Breaking Up While Bi

Jun 30, 2021 | 2018 Spring - Chosen Family

By Elaine Schleiffer

When a relationship ends, many times the friends and family closest to the couple will reevaluate their relationship with each of the former partners. There are friends we may see less often after a breakup, or family members of our former partner who will never speak to us again. Even members of our chosen family may reevaluate what their relationship with us should look like. There is nothing unusual about this period of reevaluation, and it happens to people of all identities. As a person who identifies as bisexual, I have found that there are normal outcomes for breakups that can be more dangerous for bi folks, and that can make our social standing even more uncertain and unstable. A breakup can call into question our place in the community, our strongest social ties, and even our very identity.

Like many queer folks I know, my closest circle of confidants and supporters is my chosen family. Because the members of my chosen family were gained later in life, and by choice rather than by genetics, a social shakeup like a partnership ending might have a greater impact on them. And twice in my life, I’ve lost members of my chosen family in the aftermath of a breakup. These losses affect the very foundations of our lives. In losing those familial relationships, I have questioned my choices, my identity, and my very worth as a human. I am left to wonder: if I was a 0 or a 6 on the Kinsey scale, would I have suffered those losses in the first place?

After a breakup, it feels like the queer community is waiting to see what my next partnership will be. If I enter into a heteronormative partnership, then any previous queer relationships can be read as a “phase” and not as a real indicator of my own queer sexuality. If I enter into a new queer partnership, then it affirms my status as a member of the queer community—but why does my belonging to the queer community depend on my partnership status? Saying that I am queer should be enough.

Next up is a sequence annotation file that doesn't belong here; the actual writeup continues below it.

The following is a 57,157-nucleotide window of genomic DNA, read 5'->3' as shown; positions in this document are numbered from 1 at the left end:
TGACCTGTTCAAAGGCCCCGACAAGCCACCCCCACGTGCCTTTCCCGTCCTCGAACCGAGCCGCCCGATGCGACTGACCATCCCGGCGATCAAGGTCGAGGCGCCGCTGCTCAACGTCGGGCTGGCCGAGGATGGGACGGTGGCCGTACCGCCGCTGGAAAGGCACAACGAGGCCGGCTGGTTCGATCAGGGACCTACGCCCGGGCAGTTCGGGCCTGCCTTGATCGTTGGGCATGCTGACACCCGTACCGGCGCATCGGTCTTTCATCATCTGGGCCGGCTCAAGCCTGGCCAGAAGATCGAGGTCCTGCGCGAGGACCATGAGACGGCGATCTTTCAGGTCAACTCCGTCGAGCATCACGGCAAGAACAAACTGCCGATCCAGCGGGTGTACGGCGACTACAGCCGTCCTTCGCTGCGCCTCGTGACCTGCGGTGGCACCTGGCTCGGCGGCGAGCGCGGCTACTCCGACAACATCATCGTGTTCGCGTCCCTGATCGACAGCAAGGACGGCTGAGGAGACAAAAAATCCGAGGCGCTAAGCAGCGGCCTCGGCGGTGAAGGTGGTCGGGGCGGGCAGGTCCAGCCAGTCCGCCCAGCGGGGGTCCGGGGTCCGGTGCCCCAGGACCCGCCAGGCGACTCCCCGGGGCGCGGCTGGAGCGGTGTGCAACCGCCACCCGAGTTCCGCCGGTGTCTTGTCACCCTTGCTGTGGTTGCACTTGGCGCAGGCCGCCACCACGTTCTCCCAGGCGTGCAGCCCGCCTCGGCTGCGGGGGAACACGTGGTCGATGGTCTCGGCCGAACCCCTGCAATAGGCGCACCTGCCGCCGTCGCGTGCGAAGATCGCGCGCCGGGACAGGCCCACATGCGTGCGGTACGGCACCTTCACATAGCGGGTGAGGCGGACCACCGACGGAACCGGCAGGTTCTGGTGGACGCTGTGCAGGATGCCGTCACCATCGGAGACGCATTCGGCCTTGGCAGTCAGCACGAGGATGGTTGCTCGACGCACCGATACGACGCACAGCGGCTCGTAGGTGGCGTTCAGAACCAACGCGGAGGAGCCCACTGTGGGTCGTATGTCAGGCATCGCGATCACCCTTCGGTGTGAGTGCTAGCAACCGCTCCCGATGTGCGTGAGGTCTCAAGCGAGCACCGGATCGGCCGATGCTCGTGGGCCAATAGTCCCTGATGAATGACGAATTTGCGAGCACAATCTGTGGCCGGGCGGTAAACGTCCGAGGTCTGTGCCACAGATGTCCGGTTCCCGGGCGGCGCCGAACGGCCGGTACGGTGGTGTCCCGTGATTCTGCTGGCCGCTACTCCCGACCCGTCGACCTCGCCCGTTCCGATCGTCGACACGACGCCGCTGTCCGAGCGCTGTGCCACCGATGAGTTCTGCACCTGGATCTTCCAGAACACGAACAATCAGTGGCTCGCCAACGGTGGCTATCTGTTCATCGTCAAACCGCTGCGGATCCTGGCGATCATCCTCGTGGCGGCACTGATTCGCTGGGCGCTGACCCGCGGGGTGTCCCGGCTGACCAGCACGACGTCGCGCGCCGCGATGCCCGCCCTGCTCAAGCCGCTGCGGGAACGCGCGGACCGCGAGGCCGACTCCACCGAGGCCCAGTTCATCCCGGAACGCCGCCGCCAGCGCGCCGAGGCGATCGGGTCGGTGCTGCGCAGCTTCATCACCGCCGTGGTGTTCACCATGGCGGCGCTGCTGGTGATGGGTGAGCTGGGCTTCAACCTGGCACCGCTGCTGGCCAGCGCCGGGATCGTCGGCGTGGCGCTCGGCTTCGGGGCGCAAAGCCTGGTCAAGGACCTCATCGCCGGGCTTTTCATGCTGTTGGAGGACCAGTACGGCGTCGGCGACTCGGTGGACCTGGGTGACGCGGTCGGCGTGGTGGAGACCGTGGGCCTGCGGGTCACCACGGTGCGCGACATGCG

Several years ago, when my first serious queer relationship ended, I felt the weight of that partnership ending particularly heavily. I didn’t understand why, and it took me long months of processing, feeling, writing, and talking to dig myself out of that hole. A few months ago, I went through a similar breakup and found myself flailing for a sense of place in the queer community, and as a result, reached out to several folks I knew identified as queer but who I wasn’t very close with. I was hoping to build new friendships to replace the old.

Luckily, one of those people understood exactly what I meant as I spoke about my sense of loss and loneliness. She is a community organizer and activist, and she let our conversation become the impetus for a new mission: building social spaces for the bi community. Together we envisioned a new social group, and we created an initial event to gather in person along with an online space. Her passion and leadership helped shape the new Cleveland Bisexual Network, and our community-building events, Hi and Bi!

I feel fortunate that she was willing and able to take steps with me that would help us locate and build a new home for the bi community in Cleveland. I am also grateful to myself for stepping outside of my comfort zone to talk to people I otherwise might not have told what I was going through. We build our own communities, bi folks! And what we build is beautiful, diverse, powerful, and strong.

I encourage any bi person who feels alone, who feels ostracized, who feels like they’ve been kicked out of the queer community or their chosen family, to build their own network in any way that feels safe: because if I’ve learned anything, it’s that other bi people immediately understand what you’re going through. (And if you’re in Cleveland, connect with me—our bi community is eager for your participation!)

Elaine Schleiffer is a community-minded activist, reproductive rights advocate, and intersectional feminist. Her poetry can be found in publications like Cahoodaloodaling, Stylus, and Pudding Magazine, and her activism can be found in Cleveland, Ohio.

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